21. Thus ended my review for All Quiet on the Western Front:"The Silver Tassie. Johnny got his gun. Blackadder Goes Forth. All Quiet on The Western Front. These are [so far] my preferred Great War narratives. We can squabble about their merit, you can call me a fool, but that won't change the effect they've had on me."I can now add Not So Quiet to the list. The story of a World War I female ambulance driver.The final paragraph informs us that (view spoiler)[ "Her soul died under a radiant silver moo [...]

    22. Helen Zenna Smith (a pseudonym) offers a fantastic "memoir" (not actually autobiographical) about women during the First World War. The novel is very anti-war - in the spirit of All Quiet on the Western Front. Helen, an Englishwomen from a rather well-to-do family, volunteers as an ambulance driver and tells of her experiences in France. The book addresses class issues and how different classes viewed the war and how their experiences differed. She also is quite scathing toward the older generat [...]

    23. From the first page I could tell this was a book that would get into my head. Smithy's story seems so like a historical fiction that it's hard at times to remember that events like the ones in book really happened. But every time you do, you feel for her and the other ambulance drivers all the more. There are moments when I'm waiting to learn what Tosh said to Skinny to upset her so, but I along with everyone else can only speculate as Smithy doesn't tell us. And more than once I wanted to shove [...]

    24. Just got to the end of this 1930 novel and thought that it was amazing. 'Helen Zenna Smith ' was really the journalist /playwright/ author Evadne Price ; after reading 'All Quiet on the Western Front' , Evadne Price wrote this novel based on a young woman's wartime diary . The novel is centred around a 21 year old women ambulance driver . About two thirds of the novel concerns a specific group of female drivers at the 'Front and how the Great War is changing so much of their lives. The subjects [...]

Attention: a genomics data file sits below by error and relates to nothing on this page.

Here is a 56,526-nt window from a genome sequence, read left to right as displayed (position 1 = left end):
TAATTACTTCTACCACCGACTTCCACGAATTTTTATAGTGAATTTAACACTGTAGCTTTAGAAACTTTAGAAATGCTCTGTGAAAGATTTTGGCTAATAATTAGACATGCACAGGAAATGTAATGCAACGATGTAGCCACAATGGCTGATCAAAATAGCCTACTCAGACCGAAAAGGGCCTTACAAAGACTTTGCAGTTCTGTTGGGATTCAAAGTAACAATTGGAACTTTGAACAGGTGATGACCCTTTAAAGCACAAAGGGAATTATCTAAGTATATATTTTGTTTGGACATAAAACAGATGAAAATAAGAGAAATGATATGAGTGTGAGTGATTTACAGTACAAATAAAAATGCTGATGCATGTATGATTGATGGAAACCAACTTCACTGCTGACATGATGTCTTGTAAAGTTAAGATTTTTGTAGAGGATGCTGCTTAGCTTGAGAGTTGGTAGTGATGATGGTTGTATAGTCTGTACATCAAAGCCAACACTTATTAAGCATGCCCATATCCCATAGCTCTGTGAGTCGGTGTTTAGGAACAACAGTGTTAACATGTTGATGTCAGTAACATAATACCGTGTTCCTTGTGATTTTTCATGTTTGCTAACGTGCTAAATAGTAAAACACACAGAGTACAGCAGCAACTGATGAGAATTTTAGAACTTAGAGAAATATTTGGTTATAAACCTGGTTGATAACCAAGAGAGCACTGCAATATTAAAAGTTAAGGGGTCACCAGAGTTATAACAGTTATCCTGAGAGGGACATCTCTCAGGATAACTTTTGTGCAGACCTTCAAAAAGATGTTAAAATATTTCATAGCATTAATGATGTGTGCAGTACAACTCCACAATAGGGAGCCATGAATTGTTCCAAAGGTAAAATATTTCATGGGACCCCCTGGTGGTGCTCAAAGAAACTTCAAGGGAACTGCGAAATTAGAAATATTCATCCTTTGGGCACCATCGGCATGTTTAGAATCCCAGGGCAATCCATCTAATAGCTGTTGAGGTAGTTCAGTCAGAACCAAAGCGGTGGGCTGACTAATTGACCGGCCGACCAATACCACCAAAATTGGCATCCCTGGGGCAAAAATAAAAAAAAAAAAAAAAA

25. Initially commissioned as a parody of All Quiet on the Western Front, this was instead written as a harrowing, first person, present tense account of life close to the front line through much of the First World War. Particularly of note were the contrasts between the parents back home, those who were out there (not just those stationed with the narrator but also the friends she corresponded with or met when their leaves coincided) and, of course, those who were soon to go out for the first time; [...]

    26. A really interesting novel giving a woman's perspective of World War 1 and all the horrors and how the people back home were ignorant. It shows how focussed civilians were on their families fighting for Britain, without understanding what that really meant and mocks the behaviour of parents desperate to outshine each other through their children's so-called achievements. Ignoring the trenches, Smith shows the conditions women worked in and the dangers they faced and ultimately, how victimised th [...]

    27. Published in 1930, this eye-opening novel places you in the passenger seat of one of the ambulances driven by women at the front lines in France during World War I. The horrifying nightmares these women face are a far cry from what the “Doing Our Bit!” propaganda at the time would have had you believe.I’ll admit that this book might not be for everyone. The details get a bit gory at times, and the book is full of heavy political undertones. However I do think it’s a worthwhile read for a [...]